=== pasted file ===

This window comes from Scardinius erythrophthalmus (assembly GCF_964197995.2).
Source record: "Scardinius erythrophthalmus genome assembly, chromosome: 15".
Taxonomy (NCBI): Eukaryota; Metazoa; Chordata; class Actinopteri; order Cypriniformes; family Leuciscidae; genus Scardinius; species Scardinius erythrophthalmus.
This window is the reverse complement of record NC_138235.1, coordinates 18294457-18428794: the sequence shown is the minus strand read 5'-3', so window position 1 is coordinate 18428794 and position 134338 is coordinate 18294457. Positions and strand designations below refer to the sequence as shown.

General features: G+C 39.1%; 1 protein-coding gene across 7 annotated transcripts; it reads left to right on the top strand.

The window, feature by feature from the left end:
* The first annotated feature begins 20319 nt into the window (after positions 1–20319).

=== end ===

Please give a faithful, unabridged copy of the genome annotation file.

This window comes from Scardinius erythrophthalmus (assembly GCF_964197995.2).
Source record: "Scardinius erythrophthalmus genome assembly, chromosome: 15".
Taxonomy (NCBI): Eukaryota; Metazoa; Chordata; class Actinopteri; order Cypriniformes; family Leuciscidae; genus Scardinius; species Scardinius erythrophthalmus.
This window is the reverse complement of record NC_138235.1, coordinates 18294457-18428794: the sequence shown is the minus strand read 5'-3', so window position 1 is coordinate 18428794 and position 134338 is coordinate 18294457. Positions and strand designations below refer to the sequence as shown.

General features: G+C 39.1%; 1 protein-coding gene across 7 annotated transcripts; it reads left to right on the top strand.

The window, feature by feature from the left end:
* The first annotated feature begins 20319 nt into the window (after positions 1–20319).